When the Gillette advertisement on toxic masculinity came out, followed up by a predictable pouring-out of outrage from the darker corners of the men’s-right’s-movement internet, the outpouring of outraged response from the feminist left to that masculinist outrage was predictable- “You guys are the snowflakes!” “We just want men to be decent and you think that’s bad!” “You guys are showing the true colors of toxic masculinity!” And inevitably, the sides get polarized in ways not particularly helpful either to bringing clarity to the argument, or convincing anyone who is already convinced about their own views. There is no sunlight; there can be no wisdom.

In the spirit of depolarization, and to facilitate the clarifying of real differences, perhaps a parallel to the feminist quote—but about the self-conception of manliness—would be helpful:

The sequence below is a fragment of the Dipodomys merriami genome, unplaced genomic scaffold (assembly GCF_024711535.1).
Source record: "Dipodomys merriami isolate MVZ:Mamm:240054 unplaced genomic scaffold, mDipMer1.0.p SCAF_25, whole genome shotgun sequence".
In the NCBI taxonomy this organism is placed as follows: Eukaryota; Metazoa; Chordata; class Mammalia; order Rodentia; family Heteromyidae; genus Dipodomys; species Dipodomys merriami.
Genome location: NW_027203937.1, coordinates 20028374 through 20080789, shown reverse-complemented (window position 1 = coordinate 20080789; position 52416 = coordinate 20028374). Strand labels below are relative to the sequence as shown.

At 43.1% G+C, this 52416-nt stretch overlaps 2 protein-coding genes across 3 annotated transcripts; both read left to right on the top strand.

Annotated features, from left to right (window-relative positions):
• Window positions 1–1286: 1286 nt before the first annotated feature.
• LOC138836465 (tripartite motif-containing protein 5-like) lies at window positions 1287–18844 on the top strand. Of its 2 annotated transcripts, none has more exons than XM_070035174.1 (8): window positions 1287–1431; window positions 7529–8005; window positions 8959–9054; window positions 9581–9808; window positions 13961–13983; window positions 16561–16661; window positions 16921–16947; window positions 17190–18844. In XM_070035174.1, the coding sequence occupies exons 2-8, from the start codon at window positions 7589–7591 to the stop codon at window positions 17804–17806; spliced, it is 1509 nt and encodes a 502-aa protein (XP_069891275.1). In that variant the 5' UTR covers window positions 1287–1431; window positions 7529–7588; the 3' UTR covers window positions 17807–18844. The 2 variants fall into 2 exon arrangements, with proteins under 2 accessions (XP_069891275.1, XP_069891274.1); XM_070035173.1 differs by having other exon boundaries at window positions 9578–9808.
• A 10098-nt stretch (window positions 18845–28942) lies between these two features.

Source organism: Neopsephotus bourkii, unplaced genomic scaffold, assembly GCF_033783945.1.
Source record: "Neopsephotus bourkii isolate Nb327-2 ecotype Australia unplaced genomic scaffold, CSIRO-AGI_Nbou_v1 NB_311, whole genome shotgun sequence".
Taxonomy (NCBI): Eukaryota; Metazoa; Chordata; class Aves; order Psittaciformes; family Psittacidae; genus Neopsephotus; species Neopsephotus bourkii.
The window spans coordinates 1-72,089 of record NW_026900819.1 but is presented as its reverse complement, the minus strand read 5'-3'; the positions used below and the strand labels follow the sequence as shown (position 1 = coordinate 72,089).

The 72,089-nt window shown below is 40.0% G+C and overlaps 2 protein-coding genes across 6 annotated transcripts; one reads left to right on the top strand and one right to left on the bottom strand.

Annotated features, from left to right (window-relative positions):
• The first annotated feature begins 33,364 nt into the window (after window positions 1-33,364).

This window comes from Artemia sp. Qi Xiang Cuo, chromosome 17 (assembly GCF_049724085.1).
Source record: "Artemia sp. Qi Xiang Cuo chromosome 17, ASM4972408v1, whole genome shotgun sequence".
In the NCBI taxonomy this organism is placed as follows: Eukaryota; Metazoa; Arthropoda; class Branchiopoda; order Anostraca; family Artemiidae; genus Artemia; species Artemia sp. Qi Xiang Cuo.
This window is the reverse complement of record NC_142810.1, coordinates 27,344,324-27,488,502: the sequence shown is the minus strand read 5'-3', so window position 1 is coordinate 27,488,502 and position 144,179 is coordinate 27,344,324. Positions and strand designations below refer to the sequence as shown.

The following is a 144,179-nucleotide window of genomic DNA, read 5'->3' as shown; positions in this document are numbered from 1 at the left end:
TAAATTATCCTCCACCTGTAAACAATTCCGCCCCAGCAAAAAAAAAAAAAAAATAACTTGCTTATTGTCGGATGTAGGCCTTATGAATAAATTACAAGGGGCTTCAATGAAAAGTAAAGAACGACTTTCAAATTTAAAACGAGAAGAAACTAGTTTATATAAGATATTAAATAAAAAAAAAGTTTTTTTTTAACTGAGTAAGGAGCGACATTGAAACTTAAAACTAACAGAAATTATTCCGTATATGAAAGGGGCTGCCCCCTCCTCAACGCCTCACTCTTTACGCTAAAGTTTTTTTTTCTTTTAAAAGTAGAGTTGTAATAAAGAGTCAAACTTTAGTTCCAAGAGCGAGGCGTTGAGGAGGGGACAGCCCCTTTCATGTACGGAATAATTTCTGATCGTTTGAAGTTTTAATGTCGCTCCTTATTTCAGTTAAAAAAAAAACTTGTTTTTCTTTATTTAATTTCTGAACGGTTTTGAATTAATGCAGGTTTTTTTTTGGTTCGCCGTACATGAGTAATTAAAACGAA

Manliness is the belief that it is men’s duty to keep themselves physically, mentally, and morally excellent, in the interest of being of service to people and institutions around them.”

If I were to use this in argument, responses would immediately pour in from my feminist friends- “That’s not what masculinity looks like to us!” “Women are capable of doing this stuff, too!” “There are other parts of masculinity with which, even if I did concede your points were true, I wouldn’t want to be associated!